Reader Manipulation, a Lesson from Steven James

Loved this post from a few years back, and decided it needed to resurface . . .

Reader manipulation is a writer’s tool for the experienced author, and Steven James illustrates just how experienced he is in his recent release, The Queen.

Several bad guys are at work in this book, but one in particular is fascinating: Alexei Chekov. He’s a paid assassin who approaches his job as any professional from AAA Bug Extermination would. He’s cold. Quick. Lethal–but only if necessary. Sure, he’ll kill his target, but he’ll only incapacitate those who get in his way. Then he’ll do whatever he can to take care of them. Like the state trooper whose car he stole. He apologized for breaking the man’s wrists, worried whether he would suffer from hypothermia. Spoke soothingly to him about how he’d regain use of his hands after surgery.

He has a code: He doesn’t kill women or children. But he’s been set up, he tells hero Patrick Bowers–as he leaves Pat with the dilemma of pursuing him or saving the deputy who he’d made lame and tossed into the freezing waters of the Chippewa River. Still, he watches Pat dive into the waters, sees his struggle and failure to save the deputy, sees him pull himself to the snow-covered bank, and calls his location in to authorities who can save him before driving away in a stolen eighteen-wheeler.

He’s sympathetic: Someone killed his wife, and he believes that Valkyrie, the one who has hired him, is guilty of the murder. He wants revenge, and we’re rooting for him in a morbid, unfamiliar way. Okay, so he’s an assassin. A man’s gotta make a living, right? He’s one of the good guys–well, no, not a good guy, but not entirely bad, right? Well, yeah, he’s bad, but . . .

We struggle to figure out where to fit Alexei on scale of morality for several more pages, then James tells us this:

I told Jake about Alexei’s claim that he wasn’t responsible for killing the Pickron family. “It seemed important to him that I not associate him with the murder of Aris and Lizzie.”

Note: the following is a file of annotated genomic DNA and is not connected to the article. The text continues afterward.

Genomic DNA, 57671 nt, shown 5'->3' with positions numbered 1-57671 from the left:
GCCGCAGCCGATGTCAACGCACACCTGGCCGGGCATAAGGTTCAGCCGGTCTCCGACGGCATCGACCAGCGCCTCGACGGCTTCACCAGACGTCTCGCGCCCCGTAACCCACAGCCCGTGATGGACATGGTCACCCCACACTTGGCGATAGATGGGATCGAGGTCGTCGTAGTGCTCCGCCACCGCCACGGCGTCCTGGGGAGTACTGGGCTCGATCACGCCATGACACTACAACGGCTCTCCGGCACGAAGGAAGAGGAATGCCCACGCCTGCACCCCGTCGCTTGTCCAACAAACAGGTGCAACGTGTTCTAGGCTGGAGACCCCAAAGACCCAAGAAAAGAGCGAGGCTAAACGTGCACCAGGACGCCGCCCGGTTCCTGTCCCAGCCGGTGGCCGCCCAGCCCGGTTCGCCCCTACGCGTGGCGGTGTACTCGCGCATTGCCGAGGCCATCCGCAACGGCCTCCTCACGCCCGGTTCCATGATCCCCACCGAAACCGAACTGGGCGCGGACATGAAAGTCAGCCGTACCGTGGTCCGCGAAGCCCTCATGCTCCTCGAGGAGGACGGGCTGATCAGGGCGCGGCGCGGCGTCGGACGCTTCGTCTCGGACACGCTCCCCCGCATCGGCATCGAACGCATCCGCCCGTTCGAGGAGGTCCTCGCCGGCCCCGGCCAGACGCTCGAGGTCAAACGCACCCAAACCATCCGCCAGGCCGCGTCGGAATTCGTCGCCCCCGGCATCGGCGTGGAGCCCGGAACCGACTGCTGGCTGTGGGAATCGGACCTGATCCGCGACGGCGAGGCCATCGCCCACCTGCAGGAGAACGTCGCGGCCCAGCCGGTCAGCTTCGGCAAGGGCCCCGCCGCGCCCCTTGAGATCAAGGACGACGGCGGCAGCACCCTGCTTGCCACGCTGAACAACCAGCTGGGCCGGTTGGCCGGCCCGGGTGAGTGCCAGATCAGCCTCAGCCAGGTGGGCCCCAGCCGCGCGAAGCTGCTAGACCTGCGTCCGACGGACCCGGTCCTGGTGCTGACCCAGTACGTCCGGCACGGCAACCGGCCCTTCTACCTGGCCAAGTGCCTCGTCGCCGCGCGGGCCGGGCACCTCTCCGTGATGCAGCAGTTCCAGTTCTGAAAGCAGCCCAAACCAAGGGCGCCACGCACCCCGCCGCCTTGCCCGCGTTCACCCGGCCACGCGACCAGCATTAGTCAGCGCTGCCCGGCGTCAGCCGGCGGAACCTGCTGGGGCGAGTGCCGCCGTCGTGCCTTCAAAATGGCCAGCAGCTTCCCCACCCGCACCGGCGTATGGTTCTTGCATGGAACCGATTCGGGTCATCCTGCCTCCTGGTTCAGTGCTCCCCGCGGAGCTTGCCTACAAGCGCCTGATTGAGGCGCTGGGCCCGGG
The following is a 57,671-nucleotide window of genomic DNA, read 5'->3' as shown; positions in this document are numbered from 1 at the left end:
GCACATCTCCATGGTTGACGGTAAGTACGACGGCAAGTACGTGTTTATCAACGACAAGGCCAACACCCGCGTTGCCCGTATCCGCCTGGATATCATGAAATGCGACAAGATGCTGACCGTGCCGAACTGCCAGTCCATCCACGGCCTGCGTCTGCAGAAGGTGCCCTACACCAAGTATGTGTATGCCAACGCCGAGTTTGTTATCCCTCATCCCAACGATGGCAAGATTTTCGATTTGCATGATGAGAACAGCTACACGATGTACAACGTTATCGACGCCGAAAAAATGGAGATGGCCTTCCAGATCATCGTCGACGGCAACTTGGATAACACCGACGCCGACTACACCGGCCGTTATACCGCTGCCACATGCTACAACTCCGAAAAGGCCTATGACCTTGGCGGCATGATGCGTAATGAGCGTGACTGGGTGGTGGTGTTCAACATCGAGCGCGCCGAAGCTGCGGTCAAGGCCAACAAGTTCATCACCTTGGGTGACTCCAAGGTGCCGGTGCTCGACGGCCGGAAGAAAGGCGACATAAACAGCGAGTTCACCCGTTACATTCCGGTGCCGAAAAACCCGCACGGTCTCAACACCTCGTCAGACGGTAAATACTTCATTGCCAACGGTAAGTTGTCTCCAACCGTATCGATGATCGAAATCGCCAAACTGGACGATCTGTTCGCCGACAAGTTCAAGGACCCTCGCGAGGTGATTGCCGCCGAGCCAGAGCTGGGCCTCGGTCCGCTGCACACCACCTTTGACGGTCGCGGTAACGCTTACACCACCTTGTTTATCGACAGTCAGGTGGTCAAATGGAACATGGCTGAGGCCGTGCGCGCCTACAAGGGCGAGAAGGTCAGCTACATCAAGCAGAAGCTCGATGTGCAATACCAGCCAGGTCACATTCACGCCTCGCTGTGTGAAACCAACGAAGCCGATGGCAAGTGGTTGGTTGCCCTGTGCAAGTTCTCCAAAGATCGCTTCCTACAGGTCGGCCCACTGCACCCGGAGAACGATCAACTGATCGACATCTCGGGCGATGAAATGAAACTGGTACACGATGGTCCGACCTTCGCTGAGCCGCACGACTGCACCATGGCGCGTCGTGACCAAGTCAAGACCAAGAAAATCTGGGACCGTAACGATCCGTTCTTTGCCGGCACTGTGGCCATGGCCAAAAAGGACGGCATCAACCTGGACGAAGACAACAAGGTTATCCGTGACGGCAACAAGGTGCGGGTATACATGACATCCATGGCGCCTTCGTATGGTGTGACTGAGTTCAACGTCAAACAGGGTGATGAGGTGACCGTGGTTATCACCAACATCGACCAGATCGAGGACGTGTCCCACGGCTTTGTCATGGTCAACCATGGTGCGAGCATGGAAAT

“Typical assassin mentality,” he said, profiling on the spot. “They have their own unique, individualized set of moral values and convictions. Often they see violence that isn’t mission-oriented as immoral, but violence committed in the context of their professional life as simply necessary. Mental compartmentalization.”

Jake was right.

Next, James turns the tables on us:

It’s not just assassins who do that, we all do. Freud once said that rationalization makes the world go round, and whatever else he got wrong, he nailed that one.

Everyone rationalizes their own immorality–people have affairs and yet look their spouses in the eye, they cheat on their taxes and then get mad at corruption on Wall Street, they lie outright to their bosses to get ahead and still manage to feel good about themselves, to have high self-esteem.

Mental compartmentalization.

Rationalism.

Without it we’d have to live in the daily recognition of who we really are, what we’re really capable of. And that’s something most people avoid at all costs.

He just put us on the same plane with a stone-cold killer. Where do our sympathies lie now? How do we feel about Alexei now that we discover we’re “kindred spirits” of sorts. How do we feel about ourselves?

Even if we aren’t guilty of the things James lists through Bowers’ POV, we’re guilty of something similar. Where should we put ourselves on that morality scale we’d just tried to fit Alexei on?

This is reader manipulation at its finest.

About Linda W. Yezak

Author/Freelance Editor/Speaker (writing and editing topics).
This entry was posted in Writing, Writing How-To Books, Writing Tips and tagged , , , . Bookmark the permalink.

3 Responses to Reader Manipulation, a Lesson from Steven James

  1. Love that code name Valkyrie. James has been on my TBR pile for a while now. Gah! So many books, so little time!

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  2. Linda Yezak says:

    No kidding! That’s why I listen to audiobooks for some authors, otherwise I’d never get to read them all.

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  3. It does sound like a great plot and characterization. Thanks for highlighting it for us, Linda. Gives me something more to chew on.

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